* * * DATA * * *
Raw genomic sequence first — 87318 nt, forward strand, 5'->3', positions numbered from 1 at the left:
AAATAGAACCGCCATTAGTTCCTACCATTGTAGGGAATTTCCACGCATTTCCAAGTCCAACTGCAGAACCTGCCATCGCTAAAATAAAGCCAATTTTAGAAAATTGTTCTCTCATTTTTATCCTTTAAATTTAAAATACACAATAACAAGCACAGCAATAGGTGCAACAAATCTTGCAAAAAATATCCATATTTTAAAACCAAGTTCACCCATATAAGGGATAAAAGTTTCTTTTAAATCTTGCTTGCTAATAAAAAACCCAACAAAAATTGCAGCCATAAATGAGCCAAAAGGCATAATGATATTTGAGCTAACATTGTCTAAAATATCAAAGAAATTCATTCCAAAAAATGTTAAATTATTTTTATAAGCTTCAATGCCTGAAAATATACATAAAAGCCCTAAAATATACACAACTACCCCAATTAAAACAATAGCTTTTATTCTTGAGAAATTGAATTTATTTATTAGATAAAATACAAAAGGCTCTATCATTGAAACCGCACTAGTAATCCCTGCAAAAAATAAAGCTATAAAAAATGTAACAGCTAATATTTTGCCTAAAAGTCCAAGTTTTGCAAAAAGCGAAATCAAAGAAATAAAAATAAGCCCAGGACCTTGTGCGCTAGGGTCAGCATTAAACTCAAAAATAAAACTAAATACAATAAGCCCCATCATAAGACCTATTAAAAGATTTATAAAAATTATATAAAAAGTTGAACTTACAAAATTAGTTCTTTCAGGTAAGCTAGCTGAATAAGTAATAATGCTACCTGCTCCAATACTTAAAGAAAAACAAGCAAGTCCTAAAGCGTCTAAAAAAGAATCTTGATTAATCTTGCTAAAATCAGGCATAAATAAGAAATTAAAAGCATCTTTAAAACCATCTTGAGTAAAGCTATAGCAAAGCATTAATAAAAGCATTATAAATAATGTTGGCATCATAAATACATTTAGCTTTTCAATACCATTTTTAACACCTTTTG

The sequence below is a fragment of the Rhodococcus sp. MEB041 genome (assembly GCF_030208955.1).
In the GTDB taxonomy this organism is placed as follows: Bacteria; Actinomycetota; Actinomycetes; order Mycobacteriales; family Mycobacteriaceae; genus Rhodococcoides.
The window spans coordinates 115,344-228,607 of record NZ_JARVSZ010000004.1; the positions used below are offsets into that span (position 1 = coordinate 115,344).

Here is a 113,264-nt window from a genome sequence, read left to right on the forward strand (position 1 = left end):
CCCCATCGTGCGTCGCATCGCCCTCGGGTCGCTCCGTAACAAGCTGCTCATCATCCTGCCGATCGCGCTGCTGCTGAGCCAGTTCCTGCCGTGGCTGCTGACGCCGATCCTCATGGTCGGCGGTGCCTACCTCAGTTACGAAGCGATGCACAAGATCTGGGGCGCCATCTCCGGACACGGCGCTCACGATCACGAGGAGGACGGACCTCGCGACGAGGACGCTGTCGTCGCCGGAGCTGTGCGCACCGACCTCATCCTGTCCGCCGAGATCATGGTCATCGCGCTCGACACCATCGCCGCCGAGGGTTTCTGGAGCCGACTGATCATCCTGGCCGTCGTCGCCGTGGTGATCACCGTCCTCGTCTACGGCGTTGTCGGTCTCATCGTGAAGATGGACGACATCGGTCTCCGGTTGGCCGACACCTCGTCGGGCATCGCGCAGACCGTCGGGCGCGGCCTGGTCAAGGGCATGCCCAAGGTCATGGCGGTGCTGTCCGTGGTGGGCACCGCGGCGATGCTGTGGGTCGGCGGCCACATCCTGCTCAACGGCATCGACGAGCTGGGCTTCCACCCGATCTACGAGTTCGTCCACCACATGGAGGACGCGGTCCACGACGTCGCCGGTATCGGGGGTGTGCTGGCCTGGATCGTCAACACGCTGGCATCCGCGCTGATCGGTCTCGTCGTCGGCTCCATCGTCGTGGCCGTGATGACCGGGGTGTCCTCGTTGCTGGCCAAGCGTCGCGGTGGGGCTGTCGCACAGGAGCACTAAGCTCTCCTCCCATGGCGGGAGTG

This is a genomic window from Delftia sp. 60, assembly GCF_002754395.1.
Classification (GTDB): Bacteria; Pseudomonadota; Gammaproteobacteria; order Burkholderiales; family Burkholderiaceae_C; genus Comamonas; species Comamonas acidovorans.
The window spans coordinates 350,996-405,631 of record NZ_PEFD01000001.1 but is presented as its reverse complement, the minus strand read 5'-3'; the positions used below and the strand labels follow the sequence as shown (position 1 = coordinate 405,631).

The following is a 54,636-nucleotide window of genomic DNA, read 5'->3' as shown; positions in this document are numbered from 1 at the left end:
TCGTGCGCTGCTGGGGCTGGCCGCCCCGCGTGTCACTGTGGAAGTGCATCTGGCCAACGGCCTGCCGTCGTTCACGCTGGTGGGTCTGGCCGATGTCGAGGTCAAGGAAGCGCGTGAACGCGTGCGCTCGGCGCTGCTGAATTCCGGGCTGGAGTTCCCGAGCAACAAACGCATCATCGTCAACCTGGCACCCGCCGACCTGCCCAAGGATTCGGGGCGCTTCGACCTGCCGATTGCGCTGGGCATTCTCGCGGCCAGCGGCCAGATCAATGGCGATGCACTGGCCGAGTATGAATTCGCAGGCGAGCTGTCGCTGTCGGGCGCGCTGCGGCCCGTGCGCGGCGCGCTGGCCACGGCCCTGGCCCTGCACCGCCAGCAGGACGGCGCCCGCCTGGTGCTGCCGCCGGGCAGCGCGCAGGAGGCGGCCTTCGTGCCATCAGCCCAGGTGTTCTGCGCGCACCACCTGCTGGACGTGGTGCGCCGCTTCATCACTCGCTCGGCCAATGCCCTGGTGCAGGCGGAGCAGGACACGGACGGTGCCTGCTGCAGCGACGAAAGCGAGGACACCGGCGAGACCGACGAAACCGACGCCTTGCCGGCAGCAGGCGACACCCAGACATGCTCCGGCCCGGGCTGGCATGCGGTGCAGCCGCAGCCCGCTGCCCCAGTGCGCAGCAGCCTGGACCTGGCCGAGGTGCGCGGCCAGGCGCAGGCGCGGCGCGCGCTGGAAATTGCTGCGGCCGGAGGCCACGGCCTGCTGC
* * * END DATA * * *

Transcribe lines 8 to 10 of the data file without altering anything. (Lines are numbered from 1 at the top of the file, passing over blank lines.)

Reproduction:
This is a genomic window from Delftia sp. 60, assembly GCF_002754395.1.
Classification (GTDB): Bacteria; Pseudomonadota; Gammaproteobacteria; order Burkholderiales; family Burkholderiaceae_C; genus Comamonas; species Comamonas acidovorans.
The window spans coordinates 350,996-405,631 of record NZ_PEFD01000001.1 but is presented as its reverse complement, the minus strand read 5'-3'; the positions used below and the strand labels follow the sequence as shown (position 1 = coordinate 405,631).